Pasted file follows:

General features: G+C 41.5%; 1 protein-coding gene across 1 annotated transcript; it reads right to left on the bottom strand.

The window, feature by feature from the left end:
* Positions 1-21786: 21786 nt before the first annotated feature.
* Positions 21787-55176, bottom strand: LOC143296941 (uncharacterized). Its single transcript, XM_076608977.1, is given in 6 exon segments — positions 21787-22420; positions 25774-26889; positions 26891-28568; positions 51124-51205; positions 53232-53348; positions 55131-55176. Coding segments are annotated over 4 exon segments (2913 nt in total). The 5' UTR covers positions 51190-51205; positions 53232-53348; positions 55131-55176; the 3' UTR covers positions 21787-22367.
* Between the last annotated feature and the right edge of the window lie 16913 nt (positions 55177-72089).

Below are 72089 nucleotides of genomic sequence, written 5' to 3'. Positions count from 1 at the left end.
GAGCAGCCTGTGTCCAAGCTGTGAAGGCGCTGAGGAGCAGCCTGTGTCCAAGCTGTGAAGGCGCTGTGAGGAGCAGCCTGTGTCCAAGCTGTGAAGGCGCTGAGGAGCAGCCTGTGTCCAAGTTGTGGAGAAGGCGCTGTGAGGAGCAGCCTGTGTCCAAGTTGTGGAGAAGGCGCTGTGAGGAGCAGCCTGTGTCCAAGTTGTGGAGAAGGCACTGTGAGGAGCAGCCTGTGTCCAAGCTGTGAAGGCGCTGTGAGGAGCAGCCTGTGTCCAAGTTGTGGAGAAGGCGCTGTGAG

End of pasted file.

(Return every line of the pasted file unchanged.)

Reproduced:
General features: G+C 41.5%; 1 protein-coding gene across 1 annotated transcript; it reads right to left on the bottom strand.

The window, feature by feature from the left end:
* Positions 1-21786: 21786 nt before the first annotated feature.
* Positions 21787-55176, bottom strand: LOC143296941 (uncharacterized). Its single transcript, XM_076608977.1, is given in 6 exon segments — positions 21787-22420; positions 25774-26889; positions 26891-28568; positions 51124-51205; positions 53232-53348; positions 55131-55176. Coding segments are annotated over 4 exon segments (2913 nt in total). The 5' UTR covers positions 51190-51205; positions 53232-53348; positions 55131-55176; the 3' UTR covers positions 21787-22367.
* Between the last annotated feature and the right edge of the window lie 16913 nt (positions 55177-72089).

Below are 72089 nucleotides of genomic sequence, written 5' to 3'. Positions count from 1 at the left end.
GAGCAGCCTGTGTCCAAGCTGTGAAGGCGCTGAGGAGCAGCCTGTGTCCAAGCTGTGAAGGCGCTGTGAGGAGCAGCCTGTGTCCAAGCTGTGAAGGCGCTGAGGAGCAGCCTGTGTCCAAGTTGTGGAGAAGGCGCTGTGAGGAGCAGCCTGTGTCCAAGTTGTGGAGAAGGCGCTGTGAGGAGCAGCCTGTGTCCAAGTTGTGGAGAAGGCACTGTGAGGAGCAGCCTGTGTCCAAGCTGTGAAGGCGCTGTGAGGAGCAGCCTGTGTCCAAGTTGTGGAGAAGGCGCTGTGAG